Saturday, May 22, 2010

Miracles sans miracles

Thanks to a Facebook post by Nella Lou, I found the online magazine 21C. I immediately gravitated to an article there about the late-beat-author William S. Burroughs. I have several of Burroughs’ books, some true first editions. I collect books and Burroughs is one of the authors I focus on for my collection. The article I saw was from a 1991 interview with Burroughs, and there is one particular comment by the late-author that really stood out.

“Who was Christ? Did he actually perform the miracles attributed to him? Yes, I think he did. As you know, the Buddhists are very, very dubious of miracles. They say, ‘If you can, don’t’. Because you’re disturbing the natural order, interfering with the natural order, with incalculable long range results. And also, very often, the healer or miracle man is motivated by self-glorification – regrettable, reprehensible, self-glorification. So there’s a lot to be said for that.”

Yes, believe it or not, there is no real reason why a Buddhist would doubt that Christ performed miracles in his day. Granted, there are Buddhists who think references to miracles in the Buddhist canon, or that the Buddha was endowed with superhuman powers – paranormal powers, if you please – are nothing but rubbish. And there’s probably good reason for that, and that is most of us view with great skepticism those who assert they have paranormal powers; many of us call such people charlatans because these folks tend only to show their alleged powers for profit.

So Burroughs was right to point out that the Buddha taught his followers should they reach states of concentration that such paranormal powers are realized to not become beguiled by those abilities. Attachment to these powers will derail one’s progress on the path.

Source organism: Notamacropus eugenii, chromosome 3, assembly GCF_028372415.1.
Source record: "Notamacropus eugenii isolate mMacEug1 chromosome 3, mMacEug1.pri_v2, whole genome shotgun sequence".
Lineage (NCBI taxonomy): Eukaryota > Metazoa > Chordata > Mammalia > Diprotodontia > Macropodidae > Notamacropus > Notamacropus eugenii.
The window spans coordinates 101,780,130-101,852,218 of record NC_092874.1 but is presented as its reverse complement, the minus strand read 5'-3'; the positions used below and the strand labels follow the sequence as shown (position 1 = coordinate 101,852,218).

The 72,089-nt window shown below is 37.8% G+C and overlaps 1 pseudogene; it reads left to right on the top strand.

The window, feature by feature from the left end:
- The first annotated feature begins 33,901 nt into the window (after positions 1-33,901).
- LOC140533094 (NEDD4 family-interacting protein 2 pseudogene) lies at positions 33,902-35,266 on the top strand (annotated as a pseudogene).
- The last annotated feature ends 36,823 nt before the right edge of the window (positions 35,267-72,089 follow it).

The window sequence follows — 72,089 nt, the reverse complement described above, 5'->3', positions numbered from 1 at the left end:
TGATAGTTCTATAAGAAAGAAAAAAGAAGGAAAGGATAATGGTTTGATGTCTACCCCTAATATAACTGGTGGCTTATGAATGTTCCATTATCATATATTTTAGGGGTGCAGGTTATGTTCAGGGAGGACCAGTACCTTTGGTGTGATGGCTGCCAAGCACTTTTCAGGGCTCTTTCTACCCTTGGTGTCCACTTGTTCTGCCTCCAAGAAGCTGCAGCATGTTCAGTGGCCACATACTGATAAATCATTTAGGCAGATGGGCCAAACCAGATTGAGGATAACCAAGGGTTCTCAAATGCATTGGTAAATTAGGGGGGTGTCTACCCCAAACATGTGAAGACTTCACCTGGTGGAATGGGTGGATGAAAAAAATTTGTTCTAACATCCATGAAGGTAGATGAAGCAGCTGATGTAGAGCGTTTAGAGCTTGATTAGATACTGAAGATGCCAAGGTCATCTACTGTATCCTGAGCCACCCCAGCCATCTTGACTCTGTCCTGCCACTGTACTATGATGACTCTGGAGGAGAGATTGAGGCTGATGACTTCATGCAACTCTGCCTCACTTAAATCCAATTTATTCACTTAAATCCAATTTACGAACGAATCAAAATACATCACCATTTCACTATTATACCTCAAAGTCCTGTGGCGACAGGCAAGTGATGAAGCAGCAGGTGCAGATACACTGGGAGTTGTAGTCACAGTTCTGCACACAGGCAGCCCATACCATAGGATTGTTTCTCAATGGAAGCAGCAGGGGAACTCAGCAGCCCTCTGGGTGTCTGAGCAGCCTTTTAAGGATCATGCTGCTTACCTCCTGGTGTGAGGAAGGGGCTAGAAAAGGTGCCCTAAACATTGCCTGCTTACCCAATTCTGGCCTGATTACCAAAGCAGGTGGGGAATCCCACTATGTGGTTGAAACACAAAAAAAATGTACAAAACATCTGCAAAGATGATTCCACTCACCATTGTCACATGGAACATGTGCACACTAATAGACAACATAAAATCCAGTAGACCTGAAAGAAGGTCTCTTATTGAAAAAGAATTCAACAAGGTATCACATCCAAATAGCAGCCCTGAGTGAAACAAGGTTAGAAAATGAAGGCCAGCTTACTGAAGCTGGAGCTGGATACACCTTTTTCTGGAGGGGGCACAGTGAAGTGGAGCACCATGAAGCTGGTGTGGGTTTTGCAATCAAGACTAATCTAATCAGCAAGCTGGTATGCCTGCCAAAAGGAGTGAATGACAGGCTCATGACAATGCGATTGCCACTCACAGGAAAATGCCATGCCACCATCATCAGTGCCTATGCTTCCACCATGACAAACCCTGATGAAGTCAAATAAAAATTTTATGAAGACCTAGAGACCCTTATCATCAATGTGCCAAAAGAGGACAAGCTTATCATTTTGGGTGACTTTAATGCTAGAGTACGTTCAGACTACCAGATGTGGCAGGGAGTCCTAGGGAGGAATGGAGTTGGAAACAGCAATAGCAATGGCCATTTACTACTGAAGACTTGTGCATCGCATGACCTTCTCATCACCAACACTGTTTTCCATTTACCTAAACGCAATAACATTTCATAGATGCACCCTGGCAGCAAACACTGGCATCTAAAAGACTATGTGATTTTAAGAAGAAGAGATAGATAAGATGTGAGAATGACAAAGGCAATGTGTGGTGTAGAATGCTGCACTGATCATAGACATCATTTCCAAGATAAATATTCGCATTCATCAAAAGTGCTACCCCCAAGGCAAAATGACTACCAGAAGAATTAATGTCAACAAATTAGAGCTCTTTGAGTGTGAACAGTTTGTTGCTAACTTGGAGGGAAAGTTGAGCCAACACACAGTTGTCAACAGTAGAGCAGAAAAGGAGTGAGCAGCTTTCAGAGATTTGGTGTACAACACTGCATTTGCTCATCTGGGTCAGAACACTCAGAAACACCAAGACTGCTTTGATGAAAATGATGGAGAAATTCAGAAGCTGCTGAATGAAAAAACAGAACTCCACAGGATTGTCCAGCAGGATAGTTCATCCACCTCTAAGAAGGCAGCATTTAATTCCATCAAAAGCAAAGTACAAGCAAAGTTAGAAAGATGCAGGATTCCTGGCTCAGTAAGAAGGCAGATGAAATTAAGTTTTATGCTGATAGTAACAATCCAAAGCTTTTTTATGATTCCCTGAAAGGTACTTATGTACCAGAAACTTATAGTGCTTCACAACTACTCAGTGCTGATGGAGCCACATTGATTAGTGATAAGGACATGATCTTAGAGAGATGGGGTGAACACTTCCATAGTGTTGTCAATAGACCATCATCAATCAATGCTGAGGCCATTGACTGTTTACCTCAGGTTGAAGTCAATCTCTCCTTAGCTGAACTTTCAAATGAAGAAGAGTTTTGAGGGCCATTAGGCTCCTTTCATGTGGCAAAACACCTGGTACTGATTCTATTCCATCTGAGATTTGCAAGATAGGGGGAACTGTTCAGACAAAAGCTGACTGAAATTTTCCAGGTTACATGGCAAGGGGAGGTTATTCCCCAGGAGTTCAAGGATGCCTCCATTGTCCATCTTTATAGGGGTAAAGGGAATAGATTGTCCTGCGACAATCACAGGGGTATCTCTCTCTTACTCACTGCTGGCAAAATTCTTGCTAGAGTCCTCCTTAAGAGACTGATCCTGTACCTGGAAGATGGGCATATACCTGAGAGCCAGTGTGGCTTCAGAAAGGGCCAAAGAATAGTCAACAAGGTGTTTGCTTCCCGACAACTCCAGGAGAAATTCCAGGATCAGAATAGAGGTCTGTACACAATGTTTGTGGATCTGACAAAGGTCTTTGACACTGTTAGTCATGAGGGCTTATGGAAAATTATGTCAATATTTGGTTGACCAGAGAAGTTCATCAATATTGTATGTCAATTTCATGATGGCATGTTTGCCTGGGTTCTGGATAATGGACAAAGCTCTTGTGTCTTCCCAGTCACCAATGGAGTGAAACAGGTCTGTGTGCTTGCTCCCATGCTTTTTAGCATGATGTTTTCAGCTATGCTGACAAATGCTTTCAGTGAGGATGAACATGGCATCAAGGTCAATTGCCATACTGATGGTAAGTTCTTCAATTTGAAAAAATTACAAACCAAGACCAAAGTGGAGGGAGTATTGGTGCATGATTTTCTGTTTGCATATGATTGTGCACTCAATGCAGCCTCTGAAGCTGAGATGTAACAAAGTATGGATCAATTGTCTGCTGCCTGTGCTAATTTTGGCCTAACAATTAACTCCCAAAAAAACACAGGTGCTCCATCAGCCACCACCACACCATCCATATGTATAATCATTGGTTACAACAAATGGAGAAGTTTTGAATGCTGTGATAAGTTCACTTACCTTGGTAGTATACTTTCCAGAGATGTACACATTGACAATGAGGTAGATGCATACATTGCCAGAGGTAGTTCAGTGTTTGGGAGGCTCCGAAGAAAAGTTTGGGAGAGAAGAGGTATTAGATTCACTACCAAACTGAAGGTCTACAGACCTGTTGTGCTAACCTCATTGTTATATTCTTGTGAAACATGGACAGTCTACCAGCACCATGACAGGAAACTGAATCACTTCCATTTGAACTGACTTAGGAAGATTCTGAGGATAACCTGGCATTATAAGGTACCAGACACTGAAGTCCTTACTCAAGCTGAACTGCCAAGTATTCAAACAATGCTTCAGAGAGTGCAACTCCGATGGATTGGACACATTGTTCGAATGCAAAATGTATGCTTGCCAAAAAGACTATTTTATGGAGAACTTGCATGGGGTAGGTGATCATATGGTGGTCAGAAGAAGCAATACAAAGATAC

There are many suttas that describe these powers, and probably even more suttas that instruct followers to ignore them, or if they are used at all for skillful purposes, to do so discreetly. A couple of these suttas deal with a particular monk who left the Sangha in part because he was disappointed by the Buddha’s refusal to use these powers openly and teach others how to use them.

When Sunakkhatta left the Sangha, he began to talk trash about the Buddha to other intellectuals and Brahmins at the time, and this malicious gossip was overheard by some of the Buddha’s bhikkhus, who then relayed the information back to the Buddha (see the Maha-sihanada Sutta: The Great Discourse on the Lion's Roar, and the Patika Sutta for more about Sunakkhatta).

The Buddha was unconcerned with Sunakkhatta’s attempts at slander.

“Sariputta, the misguided man Sunakkhatta is angry, and his words are spoken out of anger. Thinking to discredit the Tathagata, he actually praises him; for it is a praise of the Tathagata to say of him: ‘When he teaches the Dhamma to anyone, it leads him when he practices it to the complete destruction of suffering.’ … Sariputta, this misguided man Sunakkhatta will never infer of me … ‘That Blessed One enjoys the various kinds of supernormal power…’”

What I find interesting about these suttas as well is that they describe in a somewhat quiet manner – at least perhaps for us today – how other traditions or schools of Buddhism may have started and evolved. Some monk along the way decided he knew better than the Buddha did, or he wanted to know more about something the Buddha refused to teach about, and so the monk leaves and collects his own followers who then focus on whatever the monk thinks is important. There are many other suttas that allude to this, one of my favorites being the Cula-Assapura Sutta (MN 40).

In this discourse, the Buddha ridicules notions that one can become a better person and know perfection solely by becoming a naked recluse, or donning a particular patchwork cloak, or by becoming “a reciter of incantations,” (hmm, like maybe chanting something over and over again?) believing that these activities in and of themselves lead to the abandonment of the taints and eventually to Nibbana. The Buddha’s litany of examples are pretty funny as he rips off the idea that if it were that simple, then everyone would be running around naked or wearing the same cloth or reciting the same incantations and everyone would be completely free from all the taints; in other words, if it were that simple, we’d all be (as R.E.M. puts it) shiny happy people.